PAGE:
Wednesday, 10 July 2013

Holiday diary: Day 2 in Aviemore

My full day in Aviemore today, and I've made the most of it.  The hostel is barely 10mins walk from the tran station and bus stops, so I caught the 31 up to the Cairn Gorm base station.  I met a guy from Switzerland who'd been heading to Inverness and got off the train here on a whim.  He had no map, no plan, and a will to birdwatch!  He decided to come too, and I left him at the base station.  I was taking the funicular railway to Ptarmigan station, just 120m below the summit of Cairn Gorm.  It's the sixth highest mountain in the UK, with neighbour Ben MacDui coming in second.  We could have seen Ben Nevis on a clear day, but there was some mild cloud haze that stopped us seeing the furthest visible peaks, 97 miles away!  It was a breezy 5 degrees Celsius when our guide John led us out onto the mountain.  

Looking down on Ptarmigan station, and Loch Morlich behind
Our whimsically winding ascent to the summit meant he could expound on Cairn Gorm and it's features.  He knew so much!  The surrounding peaks and the myths as to how they got them, the wildlife and history of human involvement on Cairn Gorm.  He knew the name of every Corrie (the bowl-shaped scoops in the mountains that collect the snow and keep it all year round), the names of all the peaks we could see, and the stories behind them.  Even the plants!  He showed us a 1inch high clubfoot moss which, in the cretaceous era, would have been 40ft high, and another moss that was gather in WWII and used to staunch wounds on the Front due to it's antiseptic tendencies.  When we reached 'Marquis Well', a spring near the summit, he stopped and invited us all to have a drink.  The water is so clear here you can scoop it straight out of the ground.  It's better than the water in my canteen, that's for sure!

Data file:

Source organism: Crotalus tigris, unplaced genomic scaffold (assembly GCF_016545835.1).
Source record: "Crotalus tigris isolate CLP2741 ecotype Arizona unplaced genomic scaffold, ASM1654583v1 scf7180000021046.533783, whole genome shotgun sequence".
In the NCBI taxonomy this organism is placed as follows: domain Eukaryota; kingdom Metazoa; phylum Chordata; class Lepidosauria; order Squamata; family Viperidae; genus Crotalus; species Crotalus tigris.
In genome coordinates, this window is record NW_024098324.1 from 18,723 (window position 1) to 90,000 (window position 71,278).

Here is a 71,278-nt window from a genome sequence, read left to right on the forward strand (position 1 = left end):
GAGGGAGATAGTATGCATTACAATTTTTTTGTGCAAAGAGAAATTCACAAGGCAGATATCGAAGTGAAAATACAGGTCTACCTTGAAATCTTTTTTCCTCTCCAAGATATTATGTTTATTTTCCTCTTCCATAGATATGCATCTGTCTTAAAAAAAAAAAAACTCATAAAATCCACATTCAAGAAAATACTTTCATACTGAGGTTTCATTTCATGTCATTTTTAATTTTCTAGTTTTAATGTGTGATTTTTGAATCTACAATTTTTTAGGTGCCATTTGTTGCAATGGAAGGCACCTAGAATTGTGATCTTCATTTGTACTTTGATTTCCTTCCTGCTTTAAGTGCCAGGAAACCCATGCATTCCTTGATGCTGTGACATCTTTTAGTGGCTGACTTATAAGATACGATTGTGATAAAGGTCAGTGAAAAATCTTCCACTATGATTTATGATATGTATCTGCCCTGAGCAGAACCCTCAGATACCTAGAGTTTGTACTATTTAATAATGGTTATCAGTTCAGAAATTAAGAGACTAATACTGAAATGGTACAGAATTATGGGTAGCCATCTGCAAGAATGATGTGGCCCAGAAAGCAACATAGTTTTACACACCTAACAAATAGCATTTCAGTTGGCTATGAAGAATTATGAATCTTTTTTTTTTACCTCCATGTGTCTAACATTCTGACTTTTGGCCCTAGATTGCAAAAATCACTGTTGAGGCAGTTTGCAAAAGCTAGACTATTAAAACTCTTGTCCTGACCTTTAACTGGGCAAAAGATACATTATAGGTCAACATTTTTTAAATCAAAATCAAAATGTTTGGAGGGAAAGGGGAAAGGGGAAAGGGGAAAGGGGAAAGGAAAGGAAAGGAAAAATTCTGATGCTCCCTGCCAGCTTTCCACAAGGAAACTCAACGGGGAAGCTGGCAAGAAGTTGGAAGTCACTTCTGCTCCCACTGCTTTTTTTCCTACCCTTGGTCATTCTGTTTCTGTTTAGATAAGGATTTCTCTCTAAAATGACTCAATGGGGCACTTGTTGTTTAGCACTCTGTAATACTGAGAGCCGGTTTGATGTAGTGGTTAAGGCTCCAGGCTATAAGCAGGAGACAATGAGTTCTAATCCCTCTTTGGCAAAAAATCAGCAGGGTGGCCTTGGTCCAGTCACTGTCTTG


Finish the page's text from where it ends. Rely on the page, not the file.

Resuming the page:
John pauses to show us around.
Clubfoot moss!
Finally we reached the peak!  It's a sparse and fragile landscape.  Bleak and hostile, John called it, but these mountains are unmistakably majestic for all that.  After our walk John invited us to eat lunch with him and the other staff... and kept on talking about the mountain.  He obviously loves this place.  When I got out my map to plan my afternoon he suggested a few walks I might take.  Guided walks and tours have really made this trip for me, and recommend the Walk @ The Top to anyone who wants to really appreciate where they are.  The oldest and youngest on our walk were a sturdy grandmother (with a fear of heights!) and her 6yr old grandson, and they managed fine.
The northern Corries
At the summit of Cairn Gorm
That said, the Highlands are not to be taken lightly, even at this time of year.  Snow can fall at any time of year, winds have reached 150mph on Cairn Gorm's peak, breaking the weather equipment installed there, and John had stories for us about foolhardy walkers who had gone out in July wearing shorts, guided only by a phone app, and been caught in blizzards that cut out the phone signal and left them hypothermic by the time Mountain Rescue found them.

This lichen grows on everything, making it look permanently frosty

Once I was back at the bottom of the mountain I caught the bus part of the way back to town and stopped to take a walk to Loch An Eilien.  My map-reading stood the test, and I only had to make one detour round a field of cows with calves.  This loch is significant for having a ruined castle on it's small island, although no one knows who used to live there.  Saw a young red deer on the way back to the road, and arrived just in time to sprint for the 31 bus as t passed me yet again.  What perfect timing!

A Heeland Coo!  I shall call her Blondie!
My legs are sore now and I'm very tired, which is a sign of a good day, but a shower and roast dinner at Ben MacDui's sorted me out.  I'm packing too, because tomorrow I'm leaving the Highlands behind, and heading for home.  I hope to come back some day.

Sketch at the train station as I'm waiting to leave. The summits were completely covered in cloud.

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